The yen fell to its lowest level in 12 years against the dollar as the monetary policies of Japan and the U.S. are seen diverging further, prompting debate among officials about whether the depreciation is too rapid.
The yen briefly pared losses after Japanese Finance Minister Taro Aso described the drop in recent days as “rough” at a Group of Seven meeting in Dresden, Germany. He said Japan would monitor foreign-exchange movements carefully.
“It’s unclear whether he’s concerned more about the pace or the fact the dollar-yen level is quite a bit higher,” Brian Daingerfield, a currency strategist at Royal Bank of Scotland Group Plc’s RBS Securities unit in Stamford, Connecticut, said by phone. “But any concerns from Japanese officials about the weakness of the yen rather than strength is something that could be a headwind for further dollar-yen upside.”
The yen’s decline comes as signals from the Federal Reserve that it’s preparing to raise interest rates sharpened a split in policy with Japan’s record stimulus. The dollar gained for a fifth day after a Labor Department report showed applications for U.S. jobless benefits remained below 300,000 for a 12th straight week, signaling employment trends remain firm.
The dollar advanced 0.2 percent to 123.95 yen at 5 p.m. New York time, and reached 124.46 earlier, the strongest level since December 2002. It fell 0.4 percent to $1.0949 per euro.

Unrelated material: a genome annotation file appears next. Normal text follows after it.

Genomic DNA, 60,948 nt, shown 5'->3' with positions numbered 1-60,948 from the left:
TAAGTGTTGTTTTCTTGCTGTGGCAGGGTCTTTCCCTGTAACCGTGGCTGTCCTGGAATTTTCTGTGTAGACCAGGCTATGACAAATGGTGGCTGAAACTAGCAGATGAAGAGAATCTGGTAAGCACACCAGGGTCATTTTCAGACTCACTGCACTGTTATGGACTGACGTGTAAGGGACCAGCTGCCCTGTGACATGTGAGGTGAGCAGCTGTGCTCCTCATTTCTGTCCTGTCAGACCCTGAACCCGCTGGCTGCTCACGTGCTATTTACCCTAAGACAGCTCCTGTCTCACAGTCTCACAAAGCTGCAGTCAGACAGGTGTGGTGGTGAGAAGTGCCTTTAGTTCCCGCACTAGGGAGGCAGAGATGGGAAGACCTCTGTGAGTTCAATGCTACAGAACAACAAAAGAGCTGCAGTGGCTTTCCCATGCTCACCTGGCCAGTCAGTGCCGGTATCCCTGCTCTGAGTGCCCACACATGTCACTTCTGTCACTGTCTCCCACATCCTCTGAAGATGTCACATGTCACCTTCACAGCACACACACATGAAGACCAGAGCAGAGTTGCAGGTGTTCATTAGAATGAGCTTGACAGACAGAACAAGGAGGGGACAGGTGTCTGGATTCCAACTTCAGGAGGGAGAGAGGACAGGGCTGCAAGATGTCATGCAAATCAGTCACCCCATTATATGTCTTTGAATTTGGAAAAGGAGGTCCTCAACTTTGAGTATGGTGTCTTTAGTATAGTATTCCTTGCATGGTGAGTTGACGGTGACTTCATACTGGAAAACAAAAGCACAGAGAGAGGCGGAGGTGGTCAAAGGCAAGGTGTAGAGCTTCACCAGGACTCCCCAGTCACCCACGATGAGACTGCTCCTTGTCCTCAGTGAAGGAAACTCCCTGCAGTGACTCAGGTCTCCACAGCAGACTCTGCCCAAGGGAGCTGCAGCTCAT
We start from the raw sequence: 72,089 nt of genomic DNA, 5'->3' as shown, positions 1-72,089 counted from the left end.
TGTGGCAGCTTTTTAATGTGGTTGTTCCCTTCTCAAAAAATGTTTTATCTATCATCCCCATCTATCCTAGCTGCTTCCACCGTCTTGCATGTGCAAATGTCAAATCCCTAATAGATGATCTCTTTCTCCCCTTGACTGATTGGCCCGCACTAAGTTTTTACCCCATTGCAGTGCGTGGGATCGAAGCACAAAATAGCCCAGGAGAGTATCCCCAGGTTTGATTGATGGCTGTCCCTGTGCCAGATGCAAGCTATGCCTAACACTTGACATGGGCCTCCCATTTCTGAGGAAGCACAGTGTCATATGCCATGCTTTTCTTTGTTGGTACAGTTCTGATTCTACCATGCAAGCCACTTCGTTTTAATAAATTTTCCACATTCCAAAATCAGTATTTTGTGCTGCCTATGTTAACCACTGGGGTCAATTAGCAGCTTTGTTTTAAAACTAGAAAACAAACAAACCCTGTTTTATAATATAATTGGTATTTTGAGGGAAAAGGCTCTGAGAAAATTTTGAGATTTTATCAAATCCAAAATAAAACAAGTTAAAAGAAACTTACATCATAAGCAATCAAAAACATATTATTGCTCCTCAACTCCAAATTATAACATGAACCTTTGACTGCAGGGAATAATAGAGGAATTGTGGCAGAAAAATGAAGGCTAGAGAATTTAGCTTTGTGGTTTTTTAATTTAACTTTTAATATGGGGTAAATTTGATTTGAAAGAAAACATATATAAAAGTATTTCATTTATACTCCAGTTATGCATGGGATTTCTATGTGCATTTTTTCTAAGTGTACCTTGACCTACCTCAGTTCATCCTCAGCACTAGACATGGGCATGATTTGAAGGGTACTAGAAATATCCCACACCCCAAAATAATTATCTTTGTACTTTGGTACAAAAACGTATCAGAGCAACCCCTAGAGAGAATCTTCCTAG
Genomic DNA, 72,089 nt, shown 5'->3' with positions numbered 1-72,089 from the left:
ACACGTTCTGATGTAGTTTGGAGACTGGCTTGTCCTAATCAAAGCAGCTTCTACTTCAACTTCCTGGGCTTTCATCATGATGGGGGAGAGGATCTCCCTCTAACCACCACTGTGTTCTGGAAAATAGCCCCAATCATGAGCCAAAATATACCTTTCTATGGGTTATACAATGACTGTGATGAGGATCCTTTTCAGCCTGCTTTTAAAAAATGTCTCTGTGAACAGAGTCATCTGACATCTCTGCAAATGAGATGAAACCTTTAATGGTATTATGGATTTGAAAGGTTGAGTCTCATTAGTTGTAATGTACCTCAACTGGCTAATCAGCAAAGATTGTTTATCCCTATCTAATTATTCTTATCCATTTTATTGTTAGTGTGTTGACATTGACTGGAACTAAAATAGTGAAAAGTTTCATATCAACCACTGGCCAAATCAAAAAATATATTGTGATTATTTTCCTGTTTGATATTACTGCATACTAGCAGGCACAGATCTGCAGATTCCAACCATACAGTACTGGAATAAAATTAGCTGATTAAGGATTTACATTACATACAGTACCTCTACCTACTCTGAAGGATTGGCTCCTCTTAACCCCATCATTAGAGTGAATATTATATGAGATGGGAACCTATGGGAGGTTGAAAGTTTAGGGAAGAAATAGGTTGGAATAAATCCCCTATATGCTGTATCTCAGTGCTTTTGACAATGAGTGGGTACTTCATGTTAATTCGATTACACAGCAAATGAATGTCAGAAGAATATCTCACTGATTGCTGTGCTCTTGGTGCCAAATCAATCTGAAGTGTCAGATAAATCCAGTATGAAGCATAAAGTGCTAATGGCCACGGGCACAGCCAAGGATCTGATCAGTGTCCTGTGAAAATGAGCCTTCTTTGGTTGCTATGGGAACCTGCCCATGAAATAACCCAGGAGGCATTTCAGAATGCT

The yen’s 30 percent drop since 2012 is driving record profits at Japan’s biggest companies, helping the nation’s stocks toward their longest rally since 1988.
BOJ Governor Haruhiko Kuroda reiterated this week that he’ll adjust monetary stimulus if needed to meet his inflation targets.
The greenback, meanwhile, has strengthened versus all 16 of its major peers since May 22, when a report showed a key U.S. inflation measure rose faster than economists predicted and Fed Chair Janet Yellen said she expected to raise interest rates this year.
“The move has been mainly against the yen in terms of dollar strength,” said Fabian Eliasson, head of U.S. corporate foreign-exchange sales at Mizuho Financial Group Inc. in New York. “The dollar will outperform for the rest of this year, though it’s not going to be a one-way street. The rest of the world is still very much in an easing mode.”
Japanese officials have expressed concern about the pace of the yen’s decline, which has been spurred by an unprecedented bond-purchase program to help boost the economy.
“You will potentially get even more risk of jawboning by Japanese officials over the next couple of days,” said Todd Elmer, a Singapore-based currency strategist at Citigroup Inc. “As the price action demonstrates, we’re not going to see a huge impact from these comments, so long as the upward momentum on the dollar probably remains in place.”
The yen will head toward 125 per dollar in the short term, Elmer said. It’s already weakened past the 121 level forecast by strategists for the end of June.